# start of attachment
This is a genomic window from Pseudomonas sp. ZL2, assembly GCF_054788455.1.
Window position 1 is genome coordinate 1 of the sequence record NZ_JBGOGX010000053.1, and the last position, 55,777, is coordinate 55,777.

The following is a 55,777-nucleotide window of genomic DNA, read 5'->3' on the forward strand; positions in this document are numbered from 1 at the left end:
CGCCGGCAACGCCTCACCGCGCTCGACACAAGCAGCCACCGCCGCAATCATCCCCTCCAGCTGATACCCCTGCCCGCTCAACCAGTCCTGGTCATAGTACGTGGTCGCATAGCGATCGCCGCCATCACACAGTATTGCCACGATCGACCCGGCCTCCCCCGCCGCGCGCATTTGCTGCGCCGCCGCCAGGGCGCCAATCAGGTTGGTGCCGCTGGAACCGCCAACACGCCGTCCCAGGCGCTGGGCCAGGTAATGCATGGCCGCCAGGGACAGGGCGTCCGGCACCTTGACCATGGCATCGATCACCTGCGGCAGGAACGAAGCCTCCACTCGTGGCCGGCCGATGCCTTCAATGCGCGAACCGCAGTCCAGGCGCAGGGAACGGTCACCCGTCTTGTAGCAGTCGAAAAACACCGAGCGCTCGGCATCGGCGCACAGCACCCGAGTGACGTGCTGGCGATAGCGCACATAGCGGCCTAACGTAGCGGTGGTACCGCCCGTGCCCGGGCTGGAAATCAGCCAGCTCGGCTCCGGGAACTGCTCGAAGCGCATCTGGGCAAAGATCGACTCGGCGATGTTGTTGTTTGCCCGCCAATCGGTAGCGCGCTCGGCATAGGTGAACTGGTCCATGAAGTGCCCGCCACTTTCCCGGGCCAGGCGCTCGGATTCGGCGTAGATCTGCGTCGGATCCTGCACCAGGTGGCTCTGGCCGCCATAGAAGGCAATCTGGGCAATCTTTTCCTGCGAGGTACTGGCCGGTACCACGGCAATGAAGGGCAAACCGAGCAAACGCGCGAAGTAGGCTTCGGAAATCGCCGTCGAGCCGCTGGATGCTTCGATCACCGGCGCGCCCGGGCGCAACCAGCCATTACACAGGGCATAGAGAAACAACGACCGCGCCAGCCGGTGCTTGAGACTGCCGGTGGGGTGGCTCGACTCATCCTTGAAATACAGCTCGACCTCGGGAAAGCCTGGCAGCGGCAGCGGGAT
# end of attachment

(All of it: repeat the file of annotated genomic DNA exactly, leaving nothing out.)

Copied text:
This is a genomic window from Pseudomonas sp. ZL2, assembly GCF_054788455.1.
Window position 1 is genome coordinate 1 of the sequence record NZ_JBGOGX010000053.1, and the last position, 55,777, is coordinate 55,777.

The following is a 55,777-nucleotide window of genomic DNA, read 5'->3' on the forward strand; positions in this document are numbered from 1 at the left end:
CGCCGGCAACGCCTCACCGCGCTCGACACAAGCAGCCACCGCCGCAATCATCCCCTCCAGCTGATACCCCTGCCCGCTCAACCAGTCCTGGTCATAGTACGTGGTCGCATAGCGATCGCCGCCATCACACAGTATTGCCACGATCGACCCGGCCTCCCCCGCCGCGCGCATTTGCTGCGCCGCCGCCAGGGCGCCAATCAGGTTGGTGCCGCTGGAACCGCCAACACGCCGTCCCAGGCGCTGGGCCAGGTAATGCATGGCCGCCAGGGACAGGGCGTCCGGCACCTTGACCATGGCATCGATCACCTGCGGCAGGAACGAAGCCTCCACTCGTGGCCGGCCGATGCCTTCAATGCGCGAACCGCAGTCCAGGCGCAGGGAACGGTCACCCGTCTTGTAGCAGTCGAAAAACACCGAGCGCTCGGCATCGGCGCACAGCACCCGAGTGACGTGCTGGCGATAGCGCACATAGCGGCCTAACGTAGCGGTGGTACCGCCCGTGCCCGGGCTGGAAATCAGCCAGCTCGGCTCCGGGAACTGCTCGAAGCGCATCTGGGCAAAGATCGACTCGGCGATGTTGTTGTTTGCCCGCCAATCGGTAGCGCGCTCGGCATAGGTGAACTGGTCCATGAAGTGCCCGCCACTTTCCCGGGCCAGGCGCTCGGATTCGGCGTAGATCTGCGTCGGATCCTGCACCAGGTGGCTCTGGCCGCCATAGAAGGCAATCTGGGCAATCTTTTCCTGCGAGGTACTGGCCGGTACCACGGCAATGAAGGGCAAACCGAGCAAACGCGCGAAGTAGGCTTCGGAAATCGCCGTCGAGCCGCTGGATGCTTCGATCACCGGCGCGCCCGGGCGCAACCAGCCATTACACAGGGCATAGAGAAACAACGACCGCGCCAGCCGGTGCTTGAGACTGCCGGTGGGGTGGCTCGACTCATCCTTGAAATACAGCTCGACCTCGGGAAAGCCTGGCAGCGGCAGCGGGAT